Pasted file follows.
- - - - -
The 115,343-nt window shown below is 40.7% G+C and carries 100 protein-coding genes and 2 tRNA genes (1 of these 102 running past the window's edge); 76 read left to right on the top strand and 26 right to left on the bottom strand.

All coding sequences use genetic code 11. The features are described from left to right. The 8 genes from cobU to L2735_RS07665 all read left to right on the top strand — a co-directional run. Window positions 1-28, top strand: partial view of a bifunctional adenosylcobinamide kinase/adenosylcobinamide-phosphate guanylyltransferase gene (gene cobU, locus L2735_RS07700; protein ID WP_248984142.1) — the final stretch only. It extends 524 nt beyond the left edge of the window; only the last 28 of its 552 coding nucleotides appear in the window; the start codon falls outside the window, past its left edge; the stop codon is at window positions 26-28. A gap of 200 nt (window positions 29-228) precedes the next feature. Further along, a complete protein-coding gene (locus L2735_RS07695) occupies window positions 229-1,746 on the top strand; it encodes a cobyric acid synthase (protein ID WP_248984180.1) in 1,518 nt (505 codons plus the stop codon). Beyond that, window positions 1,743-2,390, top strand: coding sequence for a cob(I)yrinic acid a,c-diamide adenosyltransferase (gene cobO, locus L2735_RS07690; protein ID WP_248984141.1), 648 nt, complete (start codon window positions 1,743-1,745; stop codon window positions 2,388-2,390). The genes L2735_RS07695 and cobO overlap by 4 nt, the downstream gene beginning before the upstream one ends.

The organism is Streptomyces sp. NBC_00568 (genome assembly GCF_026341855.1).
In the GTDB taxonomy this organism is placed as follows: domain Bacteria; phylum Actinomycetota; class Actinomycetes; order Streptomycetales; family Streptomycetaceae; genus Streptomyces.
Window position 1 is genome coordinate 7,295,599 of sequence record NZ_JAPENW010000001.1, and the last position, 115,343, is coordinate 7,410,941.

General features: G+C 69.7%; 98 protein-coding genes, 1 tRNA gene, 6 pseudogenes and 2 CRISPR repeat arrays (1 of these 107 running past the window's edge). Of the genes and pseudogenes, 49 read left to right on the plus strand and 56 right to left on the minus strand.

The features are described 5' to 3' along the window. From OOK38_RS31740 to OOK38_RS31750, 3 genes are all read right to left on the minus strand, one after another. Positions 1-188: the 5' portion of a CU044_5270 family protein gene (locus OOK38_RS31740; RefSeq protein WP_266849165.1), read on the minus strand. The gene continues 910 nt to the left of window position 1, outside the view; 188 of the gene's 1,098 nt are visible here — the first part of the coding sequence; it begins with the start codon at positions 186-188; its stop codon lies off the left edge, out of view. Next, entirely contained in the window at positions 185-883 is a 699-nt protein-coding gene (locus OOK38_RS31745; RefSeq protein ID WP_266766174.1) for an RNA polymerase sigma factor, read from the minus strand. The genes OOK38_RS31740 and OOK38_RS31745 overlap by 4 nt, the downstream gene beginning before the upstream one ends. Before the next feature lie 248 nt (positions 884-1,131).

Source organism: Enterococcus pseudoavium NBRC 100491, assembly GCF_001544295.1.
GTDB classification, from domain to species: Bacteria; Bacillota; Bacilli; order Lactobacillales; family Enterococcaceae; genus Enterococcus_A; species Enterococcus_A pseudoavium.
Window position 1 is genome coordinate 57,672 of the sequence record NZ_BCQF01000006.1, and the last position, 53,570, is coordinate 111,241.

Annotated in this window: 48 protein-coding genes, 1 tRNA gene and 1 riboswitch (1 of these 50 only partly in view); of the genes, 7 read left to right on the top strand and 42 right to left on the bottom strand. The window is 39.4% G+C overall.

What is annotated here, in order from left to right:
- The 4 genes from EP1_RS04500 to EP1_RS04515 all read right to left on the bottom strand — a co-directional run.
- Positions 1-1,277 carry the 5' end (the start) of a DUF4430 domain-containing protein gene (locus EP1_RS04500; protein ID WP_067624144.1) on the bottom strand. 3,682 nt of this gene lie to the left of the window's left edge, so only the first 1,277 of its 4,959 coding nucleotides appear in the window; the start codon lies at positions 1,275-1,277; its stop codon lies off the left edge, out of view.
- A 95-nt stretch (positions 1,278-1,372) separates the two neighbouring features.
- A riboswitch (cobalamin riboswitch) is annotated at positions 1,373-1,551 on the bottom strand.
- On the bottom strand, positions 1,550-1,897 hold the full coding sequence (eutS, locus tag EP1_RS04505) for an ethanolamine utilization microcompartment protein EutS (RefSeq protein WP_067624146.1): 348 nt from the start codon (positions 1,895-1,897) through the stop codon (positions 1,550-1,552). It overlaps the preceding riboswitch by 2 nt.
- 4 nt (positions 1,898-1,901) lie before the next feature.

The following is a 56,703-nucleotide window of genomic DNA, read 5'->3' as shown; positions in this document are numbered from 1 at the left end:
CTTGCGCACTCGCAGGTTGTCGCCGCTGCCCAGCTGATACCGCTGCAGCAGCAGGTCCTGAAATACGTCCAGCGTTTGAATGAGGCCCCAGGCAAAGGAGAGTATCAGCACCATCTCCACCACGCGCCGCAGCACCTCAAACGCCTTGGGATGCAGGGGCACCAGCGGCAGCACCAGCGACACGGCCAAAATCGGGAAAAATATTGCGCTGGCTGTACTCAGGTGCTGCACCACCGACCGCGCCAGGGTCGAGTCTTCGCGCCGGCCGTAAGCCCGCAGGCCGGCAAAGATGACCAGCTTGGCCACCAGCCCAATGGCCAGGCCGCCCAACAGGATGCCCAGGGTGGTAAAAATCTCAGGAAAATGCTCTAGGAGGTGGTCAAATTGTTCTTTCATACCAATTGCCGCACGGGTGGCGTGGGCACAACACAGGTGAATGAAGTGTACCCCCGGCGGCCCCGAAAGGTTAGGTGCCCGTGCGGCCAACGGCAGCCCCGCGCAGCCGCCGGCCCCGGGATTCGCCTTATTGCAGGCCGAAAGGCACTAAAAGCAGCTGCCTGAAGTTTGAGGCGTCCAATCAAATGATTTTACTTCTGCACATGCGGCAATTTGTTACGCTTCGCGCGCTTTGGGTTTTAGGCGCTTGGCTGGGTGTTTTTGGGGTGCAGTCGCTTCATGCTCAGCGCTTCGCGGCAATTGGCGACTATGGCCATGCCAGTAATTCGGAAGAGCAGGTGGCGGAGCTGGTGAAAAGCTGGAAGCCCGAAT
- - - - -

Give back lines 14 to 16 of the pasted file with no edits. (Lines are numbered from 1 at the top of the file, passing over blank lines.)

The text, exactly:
- Positions 1-1,277 carry the 5' end (the start) of a DUF4430 domain-containing protein gene (locus EP1_RS04500; protein ID WP_067624144.1) on the bottom strand. 3,682 nt of this gene lie to the left of the window's left edge, so only the first 1,277 of its 4,959 coding nucleotides appear in the window; the start codon lies at positions 1,275-1,277; its stop codon lies off the left edge, out of view.
- A 95-nt stretch (positions 1,278-1,372) separates the two neighbouring features.
- A riboswitch (cobalamin riboswitch) is annotated at positions 1,373-1,551 on the bottom strand.